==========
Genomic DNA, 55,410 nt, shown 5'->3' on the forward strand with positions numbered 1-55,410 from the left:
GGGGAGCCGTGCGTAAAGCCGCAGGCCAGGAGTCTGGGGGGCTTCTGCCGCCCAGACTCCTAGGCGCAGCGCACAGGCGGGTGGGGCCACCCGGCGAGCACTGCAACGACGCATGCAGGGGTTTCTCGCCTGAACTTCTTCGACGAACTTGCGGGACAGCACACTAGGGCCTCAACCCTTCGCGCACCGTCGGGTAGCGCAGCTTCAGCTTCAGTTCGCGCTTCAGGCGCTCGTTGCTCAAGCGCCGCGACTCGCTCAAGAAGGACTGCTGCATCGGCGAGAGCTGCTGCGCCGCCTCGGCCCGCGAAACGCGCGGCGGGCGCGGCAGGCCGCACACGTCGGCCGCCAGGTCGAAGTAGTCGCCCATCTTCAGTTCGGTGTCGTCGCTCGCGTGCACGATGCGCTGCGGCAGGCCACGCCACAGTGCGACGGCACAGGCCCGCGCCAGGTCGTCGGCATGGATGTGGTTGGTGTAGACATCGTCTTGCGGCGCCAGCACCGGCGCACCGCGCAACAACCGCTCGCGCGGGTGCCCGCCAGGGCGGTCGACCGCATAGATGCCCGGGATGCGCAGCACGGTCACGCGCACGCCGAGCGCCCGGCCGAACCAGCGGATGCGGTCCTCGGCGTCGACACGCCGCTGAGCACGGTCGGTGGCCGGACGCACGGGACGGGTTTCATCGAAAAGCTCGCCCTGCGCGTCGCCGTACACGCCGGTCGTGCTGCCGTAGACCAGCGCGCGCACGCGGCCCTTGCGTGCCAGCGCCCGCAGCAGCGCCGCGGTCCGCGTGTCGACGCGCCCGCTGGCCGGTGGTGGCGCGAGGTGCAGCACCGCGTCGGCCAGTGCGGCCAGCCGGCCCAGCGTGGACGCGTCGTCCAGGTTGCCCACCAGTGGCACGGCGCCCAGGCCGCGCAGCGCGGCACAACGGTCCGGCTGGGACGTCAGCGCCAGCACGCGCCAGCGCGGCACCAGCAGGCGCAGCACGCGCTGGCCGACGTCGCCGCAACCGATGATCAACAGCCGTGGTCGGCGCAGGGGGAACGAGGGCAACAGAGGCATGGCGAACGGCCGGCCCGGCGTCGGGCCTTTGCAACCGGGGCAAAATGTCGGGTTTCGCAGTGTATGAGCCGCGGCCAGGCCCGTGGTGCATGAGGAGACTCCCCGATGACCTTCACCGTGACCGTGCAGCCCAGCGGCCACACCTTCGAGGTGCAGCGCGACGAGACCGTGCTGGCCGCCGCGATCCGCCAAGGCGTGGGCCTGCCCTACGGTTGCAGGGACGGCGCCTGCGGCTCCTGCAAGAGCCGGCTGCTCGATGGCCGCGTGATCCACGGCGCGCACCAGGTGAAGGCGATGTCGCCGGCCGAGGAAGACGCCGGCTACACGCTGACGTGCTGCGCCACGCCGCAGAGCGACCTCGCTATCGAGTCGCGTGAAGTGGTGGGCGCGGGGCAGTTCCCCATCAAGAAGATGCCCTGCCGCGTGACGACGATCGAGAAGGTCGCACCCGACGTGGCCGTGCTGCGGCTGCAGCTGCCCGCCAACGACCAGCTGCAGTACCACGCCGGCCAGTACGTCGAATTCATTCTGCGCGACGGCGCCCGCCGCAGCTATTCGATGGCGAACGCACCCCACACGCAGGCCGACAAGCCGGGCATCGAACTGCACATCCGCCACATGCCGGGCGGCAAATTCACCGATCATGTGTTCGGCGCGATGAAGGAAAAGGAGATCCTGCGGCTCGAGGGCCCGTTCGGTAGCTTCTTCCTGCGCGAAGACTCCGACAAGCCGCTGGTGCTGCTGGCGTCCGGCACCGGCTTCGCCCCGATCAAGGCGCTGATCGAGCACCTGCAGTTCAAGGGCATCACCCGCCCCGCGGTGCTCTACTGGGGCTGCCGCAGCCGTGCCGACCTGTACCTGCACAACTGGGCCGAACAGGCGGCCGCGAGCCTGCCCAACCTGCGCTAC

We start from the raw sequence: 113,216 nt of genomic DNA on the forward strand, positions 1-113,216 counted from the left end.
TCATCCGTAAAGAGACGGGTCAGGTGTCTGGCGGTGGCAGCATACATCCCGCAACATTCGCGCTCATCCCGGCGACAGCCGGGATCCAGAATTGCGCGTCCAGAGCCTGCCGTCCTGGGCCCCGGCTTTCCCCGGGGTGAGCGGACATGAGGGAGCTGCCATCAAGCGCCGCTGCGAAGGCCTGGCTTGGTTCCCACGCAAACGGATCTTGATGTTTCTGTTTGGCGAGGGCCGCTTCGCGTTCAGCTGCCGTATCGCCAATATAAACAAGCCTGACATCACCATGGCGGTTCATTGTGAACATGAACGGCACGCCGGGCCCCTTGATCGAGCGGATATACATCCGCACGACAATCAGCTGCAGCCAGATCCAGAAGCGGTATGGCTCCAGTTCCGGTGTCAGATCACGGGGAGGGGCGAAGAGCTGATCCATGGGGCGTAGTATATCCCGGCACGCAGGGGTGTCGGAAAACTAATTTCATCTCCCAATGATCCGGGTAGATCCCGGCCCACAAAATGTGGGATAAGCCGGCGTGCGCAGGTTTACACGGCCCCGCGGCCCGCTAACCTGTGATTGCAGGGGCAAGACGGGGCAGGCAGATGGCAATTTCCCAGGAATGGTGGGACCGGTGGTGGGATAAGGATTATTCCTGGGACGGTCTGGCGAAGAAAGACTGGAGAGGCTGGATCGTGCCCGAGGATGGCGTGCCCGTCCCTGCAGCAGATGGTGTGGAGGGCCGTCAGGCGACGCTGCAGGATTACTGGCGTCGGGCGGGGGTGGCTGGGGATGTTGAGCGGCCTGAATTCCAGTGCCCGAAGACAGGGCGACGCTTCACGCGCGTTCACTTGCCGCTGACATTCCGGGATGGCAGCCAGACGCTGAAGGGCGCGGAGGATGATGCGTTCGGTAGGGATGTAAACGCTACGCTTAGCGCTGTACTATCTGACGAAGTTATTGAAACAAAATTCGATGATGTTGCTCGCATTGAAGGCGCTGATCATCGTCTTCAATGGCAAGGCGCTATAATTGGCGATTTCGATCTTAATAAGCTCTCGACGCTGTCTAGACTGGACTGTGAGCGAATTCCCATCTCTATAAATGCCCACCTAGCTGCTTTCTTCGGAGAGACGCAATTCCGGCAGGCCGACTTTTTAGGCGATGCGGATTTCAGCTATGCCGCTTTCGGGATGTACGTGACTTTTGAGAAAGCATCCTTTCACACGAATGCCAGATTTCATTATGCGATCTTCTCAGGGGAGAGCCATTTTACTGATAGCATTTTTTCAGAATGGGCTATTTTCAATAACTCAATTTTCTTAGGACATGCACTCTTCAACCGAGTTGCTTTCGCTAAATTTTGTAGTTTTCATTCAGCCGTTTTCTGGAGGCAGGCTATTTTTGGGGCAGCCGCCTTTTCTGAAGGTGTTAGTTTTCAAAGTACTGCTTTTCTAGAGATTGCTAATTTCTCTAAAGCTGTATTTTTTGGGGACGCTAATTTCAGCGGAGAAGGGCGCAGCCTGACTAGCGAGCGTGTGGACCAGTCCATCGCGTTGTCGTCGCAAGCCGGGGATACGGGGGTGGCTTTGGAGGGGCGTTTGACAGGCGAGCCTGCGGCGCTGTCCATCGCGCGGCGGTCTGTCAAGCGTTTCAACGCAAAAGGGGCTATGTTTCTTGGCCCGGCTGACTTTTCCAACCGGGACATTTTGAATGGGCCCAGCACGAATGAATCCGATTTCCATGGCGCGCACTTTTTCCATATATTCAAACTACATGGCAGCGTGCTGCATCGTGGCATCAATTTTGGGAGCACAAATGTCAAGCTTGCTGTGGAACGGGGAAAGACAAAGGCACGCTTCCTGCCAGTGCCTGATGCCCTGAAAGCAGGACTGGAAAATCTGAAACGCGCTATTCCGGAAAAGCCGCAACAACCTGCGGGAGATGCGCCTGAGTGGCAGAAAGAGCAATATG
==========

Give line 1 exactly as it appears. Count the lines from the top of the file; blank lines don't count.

Genomic DNA, 55,410 nt, shown 5'->3' on the forward strand with positions numbered 1-55,410 from the left: